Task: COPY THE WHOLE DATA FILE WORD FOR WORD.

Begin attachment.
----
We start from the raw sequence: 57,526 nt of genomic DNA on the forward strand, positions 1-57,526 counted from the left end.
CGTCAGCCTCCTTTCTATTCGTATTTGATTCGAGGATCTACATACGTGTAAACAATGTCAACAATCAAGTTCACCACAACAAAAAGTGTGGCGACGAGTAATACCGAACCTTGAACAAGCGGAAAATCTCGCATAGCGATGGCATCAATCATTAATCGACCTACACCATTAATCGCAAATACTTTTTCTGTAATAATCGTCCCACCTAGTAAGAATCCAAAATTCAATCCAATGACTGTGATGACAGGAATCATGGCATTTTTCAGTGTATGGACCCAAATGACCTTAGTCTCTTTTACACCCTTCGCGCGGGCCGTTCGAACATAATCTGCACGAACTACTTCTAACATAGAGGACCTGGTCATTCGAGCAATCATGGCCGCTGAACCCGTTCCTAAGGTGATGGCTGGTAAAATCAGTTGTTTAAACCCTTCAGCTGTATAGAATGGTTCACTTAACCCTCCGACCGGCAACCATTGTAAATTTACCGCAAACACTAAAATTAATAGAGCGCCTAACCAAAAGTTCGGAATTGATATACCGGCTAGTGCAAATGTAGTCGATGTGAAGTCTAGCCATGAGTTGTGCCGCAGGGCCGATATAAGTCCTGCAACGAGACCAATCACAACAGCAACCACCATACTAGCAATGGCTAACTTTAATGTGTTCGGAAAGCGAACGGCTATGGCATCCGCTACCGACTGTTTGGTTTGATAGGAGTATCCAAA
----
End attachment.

We start from the raw sequence: 57,526 nt of genomic DNA on the forward strand, positions 1-57,526 counted from the left end.
CGTCAGCCTCCTTTCTATTCGTATTTGATTCGAGGATCTACATACGTGTAAACAATGTCAACAATCAAGTTCACCACAACAAAAAGTGTGGCGACGAGTAATACCGAACCTTGAACAAGCGGAAAATCTCGCATAGCGATGGCATCAATCATTAATCGACCTACACCATTAATCGCAAATACTTTTTCTGTAATAATCGTCCCACCTAGTAAGAATCCAAAATTCAATCCAATGACTGTGATGACAGGAATCATGGCATTTTTCAGTGTATGGACCCAAATGACCTTAGTCTCTTTTACACCCTTCGCGCGGGCCGTTCGAACATAATCTGCACGAACTACTTCTAACATAGAGGACCTGGTCATTCGAGCAATCATGGCCGCTGAACCCGTTCCTAAGGTGATGGCTGGTAAAATCAGTTGTTTAAACCCTTCAGCTGTATAGAATGGTTCACTTAACCCTCCGACCGGCAACCATTGTAAATTTACCGCAAACACTAAAATTAATAGAGCGCCTAACCAAAAGTTCGGAATTGATATACCGGCTAGTGCAAATGTAGTCGATGTGAAGTCTAGCCATGAGTTGTGCCGCAGGGCCGATATAAGTCCTGCAACGAGACCAATCACAACAGCAACCACCATACTAGCAATGGCTAACTTTAATGTGTTCGGAAAGCGAACGGCTATGGCATCCGCTACCGACTGTTTGGTTTGATAGGAGTATCCAAA